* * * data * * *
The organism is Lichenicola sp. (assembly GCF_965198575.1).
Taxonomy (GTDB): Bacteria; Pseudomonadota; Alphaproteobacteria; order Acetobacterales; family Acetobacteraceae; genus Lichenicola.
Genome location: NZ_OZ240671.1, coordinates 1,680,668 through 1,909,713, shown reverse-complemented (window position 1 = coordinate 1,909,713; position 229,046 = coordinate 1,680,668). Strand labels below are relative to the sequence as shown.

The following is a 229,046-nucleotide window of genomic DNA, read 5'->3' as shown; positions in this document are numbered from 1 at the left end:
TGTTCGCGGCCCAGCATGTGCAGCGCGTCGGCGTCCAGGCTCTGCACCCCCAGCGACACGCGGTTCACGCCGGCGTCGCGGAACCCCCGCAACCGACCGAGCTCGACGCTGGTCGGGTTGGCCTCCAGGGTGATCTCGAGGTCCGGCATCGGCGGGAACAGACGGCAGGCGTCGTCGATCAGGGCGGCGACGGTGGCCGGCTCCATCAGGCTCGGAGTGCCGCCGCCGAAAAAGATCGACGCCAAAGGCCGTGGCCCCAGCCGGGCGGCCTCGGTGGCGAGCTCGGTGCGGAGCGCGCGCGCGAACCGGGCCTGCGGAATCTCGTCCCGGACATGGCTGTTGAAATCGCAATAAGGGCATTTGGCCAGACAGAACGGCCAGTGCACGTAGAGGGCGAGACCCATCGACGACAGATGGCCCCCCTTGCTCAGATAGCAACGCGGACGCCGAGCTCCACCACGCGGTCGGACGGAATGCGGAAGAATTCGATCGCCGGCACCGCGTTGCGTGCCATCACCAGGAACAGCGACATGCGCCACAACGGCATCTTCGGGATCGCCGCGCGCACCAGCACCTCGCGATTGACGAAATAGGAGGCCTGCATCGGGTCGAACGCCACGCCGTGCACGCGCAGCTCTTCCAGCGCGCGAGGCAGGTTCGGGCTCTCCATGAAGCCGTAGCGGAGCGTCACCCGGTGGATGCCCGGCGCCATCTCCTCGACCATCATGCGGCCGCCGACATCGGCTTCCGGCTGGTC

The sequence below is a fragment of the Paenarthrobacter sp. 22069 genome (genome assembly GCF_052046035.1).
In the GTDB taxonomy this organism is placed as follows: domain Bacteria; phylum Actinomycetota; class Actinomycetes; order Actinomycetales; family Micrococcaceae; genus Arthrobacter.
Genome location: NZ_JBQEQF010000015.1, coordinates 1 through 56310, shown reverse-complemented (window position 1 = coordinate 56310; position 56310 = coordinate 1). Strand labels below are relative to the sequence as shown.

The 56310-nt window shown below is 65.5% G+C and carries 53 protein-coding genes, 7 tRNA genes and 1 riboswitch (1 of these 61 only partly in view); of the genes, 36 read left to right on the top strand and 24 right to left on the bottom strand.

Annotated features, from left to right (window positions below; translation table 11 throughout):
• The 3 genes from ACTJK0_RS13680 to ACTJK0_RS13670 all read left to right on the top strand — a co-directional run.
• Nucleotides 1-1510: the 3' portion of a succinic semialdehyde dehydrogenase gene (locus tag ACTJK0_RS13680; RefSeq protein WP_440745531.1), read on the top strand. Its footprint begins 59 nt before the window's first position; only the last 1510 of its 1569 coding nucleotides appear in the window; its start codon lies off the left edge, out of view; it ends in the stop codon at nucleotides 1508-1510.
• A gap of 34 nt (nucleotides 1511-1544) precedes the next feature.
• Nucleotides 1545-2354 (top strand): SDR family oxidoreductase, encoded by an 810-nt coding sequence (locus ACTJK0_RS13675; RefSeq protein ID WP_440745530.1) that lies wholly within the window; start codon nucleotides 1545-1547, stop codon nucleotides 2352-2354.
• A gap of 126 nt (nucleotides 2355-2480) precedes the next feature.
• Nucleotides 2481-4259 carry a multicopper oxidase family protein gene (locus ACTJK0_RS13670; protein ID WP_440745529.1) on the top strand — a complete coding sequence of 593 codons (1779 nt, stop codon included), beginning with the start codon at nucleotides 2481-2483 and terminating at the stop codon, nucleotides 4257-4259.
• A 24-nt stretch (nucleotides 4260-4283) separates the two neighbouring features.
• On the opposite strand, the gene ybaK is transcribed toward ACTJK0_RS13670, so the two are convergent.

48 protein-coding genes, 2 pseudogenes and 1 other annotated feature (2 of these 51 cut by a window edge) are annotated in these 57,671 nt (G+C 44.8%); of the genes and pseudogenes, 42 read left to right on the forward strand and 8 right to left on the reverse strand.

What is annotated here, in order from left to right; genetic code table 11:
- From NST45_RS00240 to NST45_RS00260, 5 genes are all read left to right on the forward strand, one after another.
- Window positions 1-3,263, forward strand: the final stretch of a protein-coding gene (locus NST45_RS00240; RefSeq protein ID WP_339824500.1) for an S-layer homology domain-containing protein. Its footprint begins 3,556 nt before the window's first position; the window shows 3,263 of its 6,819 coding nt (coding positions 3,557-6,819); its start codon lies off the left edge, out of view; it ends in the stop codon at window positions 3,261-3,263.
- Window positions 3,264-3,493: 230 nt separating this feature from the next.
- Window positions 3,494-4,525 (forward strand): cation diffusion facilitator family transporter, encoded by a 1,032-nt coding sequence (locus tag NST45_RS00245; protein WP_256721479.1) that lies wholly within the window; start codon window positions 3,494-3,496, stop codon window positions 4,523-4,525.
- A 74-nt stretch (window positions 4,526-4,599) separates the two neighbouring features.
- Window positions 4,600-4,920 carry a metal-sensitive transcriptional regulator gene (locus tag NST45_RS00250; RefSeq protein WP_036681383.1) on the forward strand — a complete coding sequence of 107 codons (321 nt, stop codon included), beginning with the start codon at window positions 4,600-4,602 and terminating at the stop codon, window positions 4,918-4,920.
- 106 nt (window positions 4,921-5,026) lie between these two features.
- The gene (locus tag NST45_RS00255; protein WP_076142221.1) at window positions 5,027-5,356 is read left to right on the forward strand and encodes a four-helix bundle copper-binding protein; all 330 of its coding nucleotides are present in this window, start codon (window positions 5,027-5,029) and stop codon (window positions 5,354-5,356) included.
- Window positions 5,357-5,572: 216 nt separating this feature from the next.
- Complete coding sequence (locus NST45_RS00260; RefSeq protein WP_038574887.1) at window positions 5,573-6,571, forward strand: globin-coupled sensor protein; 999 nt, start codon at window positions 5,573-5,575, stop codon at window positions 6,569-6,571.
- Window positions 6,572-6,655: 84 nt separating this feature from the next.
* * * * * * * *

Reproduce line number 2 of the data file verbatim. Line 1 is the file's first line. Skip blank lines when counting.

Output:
Taxonomy (GTDB): Bacteria; Pseudomonadota; Alphaproteobacteria; order Acetobacterales; family Acetobacteraceae; genus Lichenicola.